When workers attached a construction elevator to the Art Deco brick skin of downtown Baltimore's 10 Light Street this week, this amazing commercial landmark began its path to becoming a home to residents in a newly forming city neighborhood.
I navigated the construction fence — parts of both Light and Redwood streets are temporarily closed — and found Cary M. Euwer Jr., the building's new owner, at work in what had been a former Bank of America office.
Euwer is president and CEO of Metropolitan Partnership, the Reston, Va., development firm that bought the old Baltimore Trust Co. property and is now converting it to 445 apartments. The bank and the building's major tenant, the Miles and Stockbridge law firm, vacated 10 Light in the spring, ending 84 years of commercial usage at this address.
"We gravitate toward trophy buildings in wonderful locations," Euwer told me as he led me through this basilica of banking, with its soaring murals, mosaic floors, extravagant use of marbles and fantastic ironwork. It's an amazing space that deserves a fresh interpretation. He promises to preserve this Baltimore treasure, down to its brass eagles, owls, crabs and even a beehive.
He described how he is using the original office floor layout to dictate the dimensions of the apartments. An apartment will be roughly the space that a single office was in 1929. But at the pinnacle of this classic skyscraper, in the tower, the apartments — and the views — will be more expansive. I predict that an invitation to any party from the lofty 32nd floor will be a coveted social engagement.
We spoke about the material riches of this banking temple, which was finished in 1929 just as the stock market plunged. With the curtains removed and bright lights on, I could see artist R. McGill Mackall's murals and iron artist Samuel Yellin's fantastic gates and light fixtures. Euwer, who was once a student at Harvard, recalled Yellin's other set of gates — at Harvard Yard. The Baltimore iron gates, inside the building, could be locked when the bank was closed, but lawyers and other tenants of 10 Light could get to their offices on the upper floors via an Art Deco elevator lobby.
And while native Baltimoreans might scratch their heads about living at Baltimore and Light, Euwer has a different take. He noted that 110,000 workers are a 10-minute walk away and that 10 Light's large windows afford excellent views of the city, many of them focused on the harbor. He also spoke of his firm's ability to work with high-profile retail tenants, including the shops and restaurants that he has leased at his Washington-area projects.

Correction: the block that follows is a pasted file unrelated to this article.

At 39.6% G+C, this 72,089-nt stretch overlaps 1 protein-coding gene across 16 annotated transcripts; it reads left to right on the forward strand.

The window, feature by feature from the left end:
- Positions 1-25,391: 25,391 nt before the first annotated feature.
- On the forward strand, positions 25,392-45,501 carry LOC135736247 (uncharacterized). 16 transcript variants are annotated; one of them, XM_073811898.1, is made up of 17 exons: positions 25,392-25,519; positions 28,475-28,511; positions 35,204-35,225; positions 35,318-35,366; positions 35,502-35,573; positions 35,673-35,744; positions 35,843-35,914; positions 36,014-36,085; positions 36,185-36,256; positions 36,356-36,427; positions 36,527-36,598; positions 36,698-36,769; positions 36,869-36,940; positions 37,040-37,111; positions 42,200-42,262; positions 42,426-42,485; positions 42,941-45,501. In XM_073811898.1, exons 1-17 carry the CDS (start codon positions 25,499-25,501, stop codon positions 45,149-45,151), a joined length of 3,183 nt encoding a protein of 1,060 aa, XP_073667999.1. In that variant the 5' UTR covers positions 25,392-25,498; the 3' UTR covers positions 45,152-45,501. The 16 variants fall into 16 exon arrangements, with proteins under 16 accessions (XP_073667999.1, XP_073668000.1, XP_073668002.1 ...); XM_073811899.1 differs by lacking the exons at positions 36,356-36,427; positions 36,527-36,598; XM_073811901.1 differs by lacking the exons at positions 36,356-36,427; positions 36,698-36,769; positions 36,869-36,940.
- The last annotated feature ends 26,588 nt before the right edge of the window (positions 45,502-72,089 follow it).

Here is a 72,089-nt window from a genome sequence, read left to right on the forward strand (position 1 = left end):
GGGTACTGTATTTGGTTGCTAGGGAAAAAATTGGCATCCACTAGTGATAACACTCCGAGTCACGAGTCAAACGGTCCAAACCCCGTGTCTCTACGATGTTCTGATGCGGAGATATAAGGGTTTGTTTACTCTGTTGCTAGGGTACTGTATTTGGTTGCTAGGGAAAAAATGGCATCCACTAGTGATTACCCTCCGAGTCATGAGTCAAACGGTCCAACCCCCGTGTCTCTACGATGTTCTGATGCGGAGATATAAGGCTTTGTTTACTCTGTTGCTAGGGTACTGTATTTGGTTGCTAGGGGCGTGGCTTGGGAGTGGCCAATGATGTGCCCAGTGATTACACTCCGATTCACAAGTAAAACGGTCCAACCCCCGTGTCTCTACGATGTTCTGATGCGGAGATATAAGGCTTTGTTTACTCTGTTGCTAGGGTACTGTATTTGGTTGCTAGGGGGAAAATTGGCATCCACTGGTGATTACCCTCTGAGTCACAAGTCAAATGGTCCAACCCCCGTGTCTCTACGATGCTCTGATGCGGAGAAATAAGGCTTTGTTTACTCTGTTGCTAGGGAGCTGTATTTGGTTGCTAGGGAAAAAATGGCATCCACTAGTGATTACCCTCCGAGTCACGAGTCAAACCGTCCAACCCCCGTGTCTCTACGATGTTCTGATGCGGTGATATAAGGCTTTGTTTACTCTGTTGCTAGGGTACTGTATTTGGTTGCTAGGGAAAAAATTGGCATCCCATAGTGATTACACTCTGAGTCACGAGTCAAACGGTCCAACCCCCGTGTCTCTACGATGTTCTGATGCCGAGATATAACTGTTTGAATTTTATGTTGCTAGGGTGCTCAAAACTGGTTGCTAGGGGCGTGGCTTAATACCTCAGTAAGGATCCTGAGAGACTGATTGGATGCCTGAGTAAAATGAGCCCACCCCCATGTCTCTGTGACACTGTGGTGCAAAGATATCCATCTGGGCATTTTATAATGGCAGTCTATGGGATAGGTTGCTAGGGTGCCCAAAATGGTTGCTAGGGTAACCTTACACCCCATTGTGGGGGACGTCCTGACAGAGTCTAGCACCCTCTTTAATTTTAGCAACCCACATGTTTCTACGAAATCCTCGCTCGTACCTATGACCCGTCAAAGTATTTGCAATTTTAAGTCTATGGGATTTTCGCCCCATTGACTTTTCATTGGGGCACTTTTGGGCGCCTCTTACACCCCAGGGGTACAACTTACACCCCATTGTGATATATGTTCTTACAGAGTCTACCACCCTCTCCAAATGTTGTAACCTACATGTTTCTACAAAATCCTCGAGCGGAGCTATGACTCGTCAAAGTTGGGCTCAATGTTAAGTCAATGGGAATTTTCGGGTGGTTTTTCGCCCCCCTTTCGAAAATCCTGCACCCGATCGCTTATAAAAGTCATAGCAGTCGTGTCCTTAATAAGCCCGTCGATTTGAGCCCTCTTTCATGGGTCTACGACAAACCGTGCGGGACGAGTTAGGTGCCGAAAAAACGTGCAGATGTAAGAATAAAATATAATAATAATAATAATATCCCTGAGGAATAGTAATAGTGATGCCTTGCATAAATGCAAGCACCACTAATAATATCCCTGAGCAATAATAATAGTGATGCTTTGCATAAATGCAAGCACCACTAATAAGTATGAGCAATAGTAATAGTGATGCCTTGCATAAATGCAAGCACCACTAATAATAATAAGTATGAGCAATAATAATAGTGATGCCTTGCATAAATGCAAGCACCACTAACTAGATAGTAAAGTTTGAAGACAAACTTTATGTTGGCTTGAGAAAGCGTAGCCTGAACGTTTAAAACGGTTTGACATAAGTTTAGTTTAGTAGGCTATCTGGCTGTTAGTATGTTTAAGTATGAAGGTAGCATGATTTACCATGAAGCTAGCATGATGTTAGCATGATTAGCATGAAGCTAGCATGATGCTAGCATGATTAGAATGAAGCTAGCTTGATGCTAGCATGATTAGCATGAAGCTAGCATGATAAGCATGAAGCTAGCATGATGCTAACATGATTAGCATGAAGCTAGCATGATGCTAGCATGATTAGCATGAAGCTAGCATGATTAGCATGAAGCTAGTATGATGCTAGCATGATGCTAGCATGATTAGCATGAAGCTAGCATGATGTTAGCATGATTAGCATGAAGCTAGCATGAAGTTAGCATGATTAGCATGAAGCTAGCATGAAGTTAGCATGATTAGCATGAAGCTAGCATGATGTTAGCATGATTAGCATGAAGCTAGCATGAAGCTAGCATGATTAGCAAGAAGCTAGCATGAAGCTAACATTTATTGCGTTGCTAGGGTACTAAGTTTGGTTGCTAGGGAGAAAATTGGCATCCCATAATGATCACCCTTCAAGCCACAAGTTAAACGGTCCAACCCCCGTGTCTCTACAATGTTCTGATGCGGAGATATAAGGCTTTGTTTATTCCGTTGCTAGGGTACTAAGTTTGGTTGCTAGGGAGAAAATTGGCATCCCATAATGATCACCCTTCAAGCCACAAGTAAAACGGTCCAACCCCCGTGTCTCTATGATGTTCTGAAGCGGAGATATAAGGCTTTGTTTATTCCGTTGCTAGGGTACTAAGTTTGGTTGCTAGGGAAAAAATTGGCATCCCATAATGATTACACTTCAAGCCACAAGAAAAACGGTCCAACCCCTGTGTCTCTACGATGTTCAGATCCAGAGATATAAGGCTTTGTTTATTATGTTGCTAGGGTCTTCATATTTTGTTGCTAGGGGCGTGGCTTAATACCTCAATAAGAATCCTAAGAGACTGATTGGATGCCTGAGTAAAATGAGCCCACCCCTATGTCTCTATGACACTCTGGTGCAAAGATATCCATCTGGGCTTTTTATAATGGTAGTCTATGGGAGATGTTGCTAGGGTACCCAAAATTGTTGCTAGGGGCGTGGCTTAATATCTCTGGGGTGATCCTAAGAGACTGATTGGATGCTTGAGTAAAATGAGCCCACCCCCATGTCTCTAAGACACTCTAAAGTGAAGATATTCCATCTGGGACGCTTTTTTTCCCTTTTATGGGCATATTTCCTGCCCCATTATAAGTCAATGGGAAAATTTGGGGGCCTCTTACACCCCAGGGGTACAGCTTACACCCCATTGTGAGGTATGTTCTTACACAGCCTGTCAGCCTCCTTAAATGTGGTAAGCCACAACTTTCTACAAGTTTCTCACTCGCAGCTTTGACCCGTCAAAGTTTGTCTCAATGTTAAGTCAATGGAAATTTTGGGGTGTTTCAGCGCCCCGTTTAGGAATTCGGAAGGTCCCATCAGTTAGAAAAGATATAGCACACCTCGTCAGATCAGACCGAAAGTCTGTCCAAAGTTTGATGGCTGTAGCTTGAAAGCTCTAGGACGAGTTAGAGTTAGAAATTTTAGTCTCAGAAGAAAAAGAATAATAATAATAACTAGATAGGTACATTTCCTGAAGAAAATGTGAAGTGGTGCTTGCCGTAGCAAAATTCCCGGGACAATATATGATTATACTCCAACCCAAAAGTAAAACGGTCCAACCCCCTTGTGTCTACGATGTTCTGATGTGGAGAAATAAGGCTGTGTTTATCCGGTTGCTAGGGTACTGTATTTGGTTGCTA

The 10 Light Street project is a centerpiece of what has been called the 401 Census Tract, a growing downtown area. Kirby Fowler of the Downtown Partnership predicted this new neighborhood "is on the brink of another major infusion of residents."
He said that while 10 Light, once the tallest building south of New York City, is the most visible symbol of this downtown living trend, there are several other properties. We spoke of the old Baltimore Life Insurance building at Charles and Saratoga and the old Federal Reserve Bank, which was later Provident Bank's headquarters, at Calvert and Lexington. Each of these is under apartment conversion.
"The past decade saw the number of residents in this area more than double in size, and today there are at least 4,000 residents in this small geographic neighborhood," Fowler said. "A downtown that was once purely commercial is now becoming a diverse neighborhood, with residents, hotel guests and patrons of the arts."
Word seems to be circulating that Euwer, who once brought some big-name retailers such as Tiffany, Hermes and Fendi to his Northern Virginia projects, might draw similar names to 10 Light.
"Tiffany. No. It's simple. They made the decision to go to Towson," he said, adding to stay tuned for announcements about 10 Light that will emerge in the next year. Model apartments are expected to be finished late next year.